Doles Drug Problem: John Buckley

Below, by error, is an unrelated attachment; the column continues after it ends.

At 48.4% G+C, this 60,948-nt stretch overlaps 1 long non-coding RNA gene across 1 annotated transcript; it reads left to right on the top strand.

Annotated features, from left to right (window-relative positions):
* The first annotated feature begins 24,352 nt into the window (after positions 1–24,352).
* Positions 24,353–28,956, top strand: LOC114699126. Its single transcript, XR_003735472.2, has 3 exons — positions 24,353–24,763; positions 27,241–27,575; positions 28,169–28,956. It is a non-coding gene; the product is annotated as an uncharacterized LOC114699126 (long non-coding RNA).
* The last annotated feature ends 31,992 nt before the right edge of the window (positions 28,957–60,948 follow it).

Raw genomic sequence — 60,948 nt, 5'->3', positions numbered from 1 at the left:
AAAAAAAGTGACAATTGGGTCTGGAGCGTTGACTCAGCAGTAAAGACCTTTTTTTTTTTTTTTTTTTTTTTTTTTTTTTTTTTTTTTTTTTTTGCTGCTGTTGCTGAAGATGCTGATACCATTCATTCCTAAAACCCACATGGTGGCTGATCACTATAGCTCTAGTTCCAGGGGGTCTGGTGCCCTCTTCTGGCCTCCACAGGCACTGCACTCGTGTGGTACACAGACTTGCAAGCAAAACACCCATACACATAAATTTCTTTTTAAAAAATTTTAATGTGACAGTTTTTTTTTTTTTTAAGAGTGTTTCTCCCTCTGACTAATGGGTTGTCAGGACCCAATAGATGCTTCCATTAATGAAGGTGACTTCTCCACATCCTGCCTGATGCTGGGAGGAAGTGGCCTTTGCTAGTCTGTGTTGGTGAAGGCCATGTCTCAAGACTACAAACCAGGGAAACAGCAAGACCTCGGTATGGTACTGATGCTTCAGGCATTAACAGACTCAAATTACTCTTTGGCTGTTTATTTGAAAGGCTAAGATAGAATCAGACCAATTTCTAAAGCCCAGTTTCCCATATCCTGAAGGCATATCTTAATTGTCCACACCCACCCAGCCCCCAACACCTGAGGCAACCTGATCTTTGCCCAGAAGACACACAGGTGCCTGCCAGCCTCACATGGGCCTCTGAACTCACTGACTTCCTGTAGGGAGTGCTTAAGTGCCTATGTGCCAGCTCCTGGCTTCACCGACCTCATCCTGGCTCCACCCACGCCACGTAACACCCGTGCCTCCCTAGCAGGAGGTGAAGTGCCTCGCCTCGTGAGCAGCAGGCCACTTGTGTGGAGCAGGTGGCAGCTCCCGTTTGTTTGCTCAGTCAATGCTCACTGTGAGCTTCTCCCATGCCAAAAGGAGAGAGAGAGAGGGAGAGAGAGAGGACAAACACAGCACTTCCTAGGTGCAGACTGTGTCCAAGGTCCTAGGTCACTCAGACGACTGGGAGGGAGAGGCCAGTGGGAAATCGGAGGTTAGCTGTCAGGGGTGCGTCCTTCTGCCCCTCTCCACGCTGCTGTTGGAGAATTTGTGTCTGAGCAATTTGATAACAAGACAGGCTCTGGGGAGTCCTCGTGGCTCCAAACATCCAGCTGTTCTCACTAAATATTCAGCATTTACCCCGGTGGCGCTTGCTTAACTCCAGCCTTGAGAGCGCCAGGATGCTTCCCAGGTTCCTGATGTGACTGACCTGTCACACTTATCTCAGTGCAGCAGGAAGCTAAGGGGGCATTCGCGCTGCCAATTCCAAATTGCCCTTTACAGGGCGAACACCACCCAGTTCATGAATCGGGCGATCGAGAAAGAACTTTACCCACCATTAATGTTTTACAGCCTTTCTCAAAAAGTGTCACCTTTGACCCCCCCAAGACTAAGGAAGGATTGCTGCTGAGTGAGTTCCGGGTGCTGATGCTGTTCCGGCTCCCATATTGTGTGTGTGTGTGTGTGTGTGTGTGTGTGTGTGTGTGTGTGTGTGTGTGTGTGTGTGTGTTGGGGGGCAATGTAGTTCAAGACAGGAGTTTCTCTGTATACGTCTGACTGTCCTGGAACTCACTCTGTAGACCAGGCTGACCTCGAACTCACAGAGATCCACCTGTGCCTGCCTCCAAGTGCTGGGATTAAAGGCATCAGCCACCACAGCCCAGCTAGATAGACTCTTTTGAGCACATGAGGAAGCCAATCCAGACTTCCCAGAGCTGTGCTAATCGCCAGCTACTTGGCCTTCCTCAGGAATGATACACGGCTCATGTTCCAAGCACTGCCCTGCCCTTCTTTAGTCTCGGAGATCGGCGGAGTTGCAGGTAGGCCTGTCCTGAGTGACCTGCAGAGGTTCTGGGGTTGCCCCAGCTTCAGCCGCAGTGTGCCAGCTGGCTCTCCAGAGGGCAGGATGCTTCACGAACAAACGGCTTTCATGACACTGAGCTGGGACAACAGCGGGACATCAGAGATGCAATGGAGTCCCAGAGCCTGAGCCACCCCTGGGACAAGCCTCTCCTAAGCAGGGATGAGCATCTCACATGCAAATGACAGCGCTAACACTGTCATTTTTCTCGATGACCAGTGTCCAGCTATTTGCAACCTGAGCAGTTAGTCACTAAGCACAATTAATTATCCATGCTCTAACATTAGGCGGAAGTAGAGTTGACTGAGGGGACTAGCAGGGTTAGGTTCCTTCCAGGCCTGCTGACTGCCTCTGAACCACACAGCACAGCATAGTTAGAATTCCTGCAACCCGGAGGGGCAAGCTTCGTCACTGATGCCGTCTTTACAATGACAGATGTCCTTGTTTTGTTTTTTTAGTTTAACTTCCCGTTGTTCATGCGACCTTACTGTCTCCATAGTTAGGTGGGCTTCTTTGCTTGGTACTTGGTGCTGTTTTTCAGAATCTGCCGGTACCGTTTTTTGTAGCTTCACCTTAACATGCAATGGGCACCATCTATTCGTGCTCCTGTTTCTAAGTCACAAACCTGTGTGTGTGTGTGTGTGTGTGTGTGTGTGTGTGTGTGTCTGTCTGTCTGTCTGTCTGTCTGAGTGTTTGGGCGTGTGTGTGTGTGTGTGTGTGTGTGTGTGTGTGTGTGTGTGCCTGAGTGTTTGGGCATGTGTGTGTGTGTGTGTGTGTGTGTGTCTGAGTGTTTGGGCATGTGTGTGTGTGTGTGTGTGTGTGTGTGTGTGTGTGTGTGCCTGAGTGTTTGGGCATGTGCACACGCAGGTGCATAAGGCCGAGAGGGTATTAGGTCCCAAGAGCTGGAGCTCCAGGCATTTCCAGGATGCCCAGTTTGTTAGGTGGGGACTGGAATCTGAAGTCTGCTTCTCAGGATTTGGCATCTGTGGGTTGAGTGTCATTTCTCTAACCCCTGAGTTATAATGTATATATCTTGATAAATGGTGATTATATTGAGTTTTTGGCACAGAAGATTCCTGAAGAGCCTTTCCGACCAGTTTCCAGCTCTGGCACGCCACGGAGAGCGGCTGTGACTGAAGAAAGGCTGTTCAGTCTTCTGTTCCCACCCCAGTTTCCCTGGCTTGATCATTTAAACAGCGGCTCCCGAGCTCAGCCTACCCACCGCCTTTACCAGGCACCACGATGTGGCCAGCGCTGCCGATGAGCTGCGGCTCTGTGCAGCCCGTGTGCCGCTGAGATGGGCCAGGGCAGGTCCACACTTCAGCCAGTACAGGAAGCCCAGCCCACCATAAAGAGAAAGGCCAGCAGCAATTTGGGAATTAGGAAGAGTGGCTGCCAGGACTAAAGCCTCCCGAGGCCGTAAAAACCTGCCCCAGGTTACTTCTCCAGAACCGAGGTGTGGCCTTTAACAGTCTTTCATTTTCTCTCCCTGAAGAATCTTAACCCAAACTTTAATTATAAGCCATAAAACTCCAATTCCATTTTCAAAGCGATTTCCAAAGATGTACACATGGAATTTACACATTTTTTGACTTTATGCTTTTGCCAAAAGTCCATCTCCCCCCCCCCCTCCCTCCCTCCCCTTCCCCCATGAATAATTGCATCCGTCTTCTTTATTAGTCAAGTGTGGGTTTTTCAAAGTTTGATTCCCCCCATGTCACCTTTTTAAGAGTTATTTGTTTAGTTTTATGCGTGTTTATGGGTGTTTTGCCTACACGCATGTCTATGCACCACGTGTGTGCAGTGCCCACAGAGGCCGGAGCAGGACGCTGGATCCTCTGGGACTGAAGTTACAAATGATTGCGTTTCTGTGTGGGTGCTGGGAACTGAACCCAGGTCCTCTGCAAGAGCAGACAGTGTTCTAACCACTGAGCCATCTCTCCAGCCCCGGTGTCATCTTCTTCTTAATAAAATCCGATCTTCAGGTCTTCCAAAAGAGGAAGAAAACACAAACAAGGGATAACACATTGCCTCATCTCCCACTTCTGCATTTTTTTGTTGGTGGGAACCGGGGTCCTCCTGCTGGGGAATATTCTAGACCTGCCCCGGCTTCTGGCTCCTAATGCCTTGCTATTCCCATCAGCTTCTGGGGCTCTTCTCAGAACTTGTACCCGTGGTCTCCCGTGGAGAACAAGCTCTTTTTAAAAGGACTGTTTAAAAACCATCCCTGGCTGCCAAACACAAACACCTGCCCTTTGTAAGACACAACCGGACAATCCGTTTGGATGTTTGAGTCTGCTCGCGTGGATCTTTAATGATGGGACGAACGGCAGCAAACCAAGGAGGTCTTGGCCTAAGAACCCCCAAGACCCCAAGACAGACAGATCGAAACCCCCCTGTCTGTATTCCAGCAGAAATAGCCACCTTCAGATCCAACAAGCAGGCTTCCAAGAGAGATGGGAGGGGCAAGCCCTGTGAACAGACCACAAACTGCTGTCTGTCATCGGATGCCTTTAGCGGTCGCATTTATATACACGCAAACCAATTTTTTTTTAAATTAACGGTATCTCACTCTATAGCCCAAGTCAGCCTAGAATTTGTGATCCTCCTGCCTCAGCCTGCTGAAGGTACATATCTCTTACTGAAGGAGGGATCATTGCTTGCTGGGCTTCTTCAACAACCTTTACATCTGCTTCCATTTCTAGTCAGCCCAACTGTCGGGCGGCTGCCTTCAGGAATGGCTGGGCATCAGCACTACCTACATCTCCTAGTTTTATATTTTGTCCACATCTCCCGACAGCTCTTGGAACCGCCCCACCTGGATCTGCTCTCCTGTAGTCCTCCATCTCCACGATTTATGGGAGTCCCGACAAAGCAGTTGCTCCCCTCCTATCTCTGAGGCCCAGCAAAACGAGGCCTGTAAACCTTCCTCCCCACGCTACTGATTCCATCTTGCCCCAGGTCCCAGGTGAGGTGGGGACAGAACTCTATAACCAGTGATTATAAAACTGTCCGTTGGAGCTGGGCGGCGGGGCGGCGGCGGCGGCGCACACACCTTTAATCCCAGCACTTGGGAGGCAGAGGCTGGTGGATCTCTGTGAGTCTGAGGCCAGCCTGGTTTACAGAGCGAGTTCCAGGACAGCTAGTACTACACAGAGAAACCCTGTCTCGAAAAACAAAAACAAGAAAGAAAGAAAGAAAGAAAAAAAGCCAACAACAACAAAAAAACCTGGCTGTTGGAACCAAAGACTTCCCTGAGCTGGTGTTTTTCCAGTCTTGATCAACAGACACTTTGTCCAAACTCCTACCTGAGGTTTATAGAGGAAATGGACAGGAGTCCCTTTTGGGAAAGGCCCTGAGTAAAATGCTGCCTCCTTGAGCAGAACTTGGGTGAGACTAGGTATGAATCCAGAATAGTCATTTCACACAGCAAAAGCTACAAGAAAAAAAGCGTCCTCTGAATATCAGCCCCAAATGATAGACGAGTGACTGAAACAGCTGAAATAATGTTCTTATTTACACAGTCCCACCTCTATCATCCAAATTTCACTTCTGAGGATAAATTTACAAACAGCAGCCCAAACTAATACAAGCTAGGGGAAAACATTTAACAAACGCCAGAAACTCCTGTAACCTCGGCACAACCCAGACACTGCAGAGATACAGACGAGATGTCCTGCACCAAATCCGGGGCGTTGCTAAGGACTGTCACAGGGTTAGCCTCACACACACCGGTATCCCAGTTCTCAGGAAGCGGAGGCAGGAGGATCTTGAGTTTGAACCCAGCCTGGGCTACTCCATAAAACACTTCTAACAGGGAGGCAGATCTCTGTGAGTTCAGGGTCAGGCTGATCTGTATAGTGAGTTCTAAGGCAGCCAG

During a recent controversy over the drug pasts of White House staffers, presidential press secretary Mike McCurry made a simple statement. I was a kid in the 1970s, he said. Did I smoke a joint from time to time? Of course I did.Given that some 66 million Americans have tried marijuana (according to a government estimate), and given that so many Republicans Newt Gingrich and Susan Molinari, for instance freely admit that they have used it, one might think that the country would be ready for a little honesty.The Dole campaign apparently doesn't think so. No wonder were losing the war on drugs, said Dole after a government report last month showed a jump in teenage drug use (mostly marijuana), when you've got such a big problem in the White House itself.Dole also ordered up a campaign ad that shows a Clinton appearance on MTV in 1992, with the color drained for a grainy black-and-white effect. Clinton is asked if he would inhale marijuana the second time around. He gives a joking yes, and suggests that he actually tried to inhale the first time.Having experimented with pot, the Dole ad implies, the president doesnt care about the drug problem. He just doesnt get it, the announcer intones ominously. But we do. It's a line Dole likes to repeat on the campaign trail. And if the message however hypocritical continues to play well, Dole strategists will no doubt order more ads.But now, an investigation has revealed, the Dole campaign has a drug past of its own to contend with. John Buckley is the communications director of the Bob Dole campaign. He is one of the top aides crafting the candidate's anti-drug message. He is also, according to numerous reliable reports, no stranger to drugs himself. As a student at Hampshire College in the late 1970s he smoked pot, according to four classmates who have requested anonymity, and one who has allowed his name to be used. Two of the classmates also allege that he sold marijuana on campus.One of the classmates who says he smoked marijuana with Buckley, and also bought marijuana from him describes an elegant briefcase in which Buckley carried vials with samples of different buds. You could sample them, the classmate says, before making a purchase.That Buckley even attended Hampshire, a bastion of liberalism if ever there was one, is strange enough. His uncle is William F. Buckley, founder of the National Review and one of the century's leading conservative figures. And James L. Buckley, a former Republican senator from New York, is another uncle. (John is also a cousin of journalist Christopher Buckley.)But John Buckley is not your average conservative. After college, according to a New York Times profile, he worked as a freelance music critic for Rolling Stone and the Village Voice. He also contributed to the New York Rocker, an underground rock zine. His uncle William is very independent-minded on the issue of drugs: he has long called for drug legalization (except for minors), and an end to the drug war.Since Buckley attended Hampshire in the late 1970s he graduated in 1979 its hardly surprising that he was caught up in the drug scene. Sure, he smoked pot, says Ed Benfey, who lived in the same building with Buckley, but that's not a big deal. John was like everyone else.Its hard to imagine anyone being there and not being a part of that, says Ralph Mossman, who started at Hampshire in 1977, but did not know Buckley. People came to Hampshire to buy cocaine, LSD, peyote. Everything but aspirin.Benfey says he doesnt specifically remember Buckley ever selling marijuana, and if he did, says Benfey, it was as a casual dealer. But two classmates do remember him selling pot.It also seems clear that Buckley did not have a drug problem. He was always very disciplined, says one classmate who saw Buckley smoke pot at parties, but who requested anonymity. He was more together than a lot of people there at the time.Benfey agrees, noting that Buckley was not a serious partier.Indeed, it appears he did what a lot of college kids in the 70s did. He smoked pot socially, in a milieu where it was viewed no differently than having a glass of wine with dinner. And he sold pot to friends when he came across a bargain.What seems lost in the latest wave of drug hysteria fueled by the Bob Dole campaign is a sense of perspective. There's a big difference between smoking pot and abusing heroin or cocaine. And to conflate the two is not just dishonest; it is dangerous. Think of all the people who try marijuana and discover that it doesnt fry the brain like an egg cracked into a frying pan, to steal an image from one of the old anti-drug campaigns. How likely are they then to believe warnings about the truly dangerous drugs?It is also hypocrisy to pretend that marijuana, and drug use in general, was not widespread in the 1970s. John Buckley by all accounts a decent man, and intelligent and talented press secretary surely understands all this.Perhaps now he can explain it to his boss.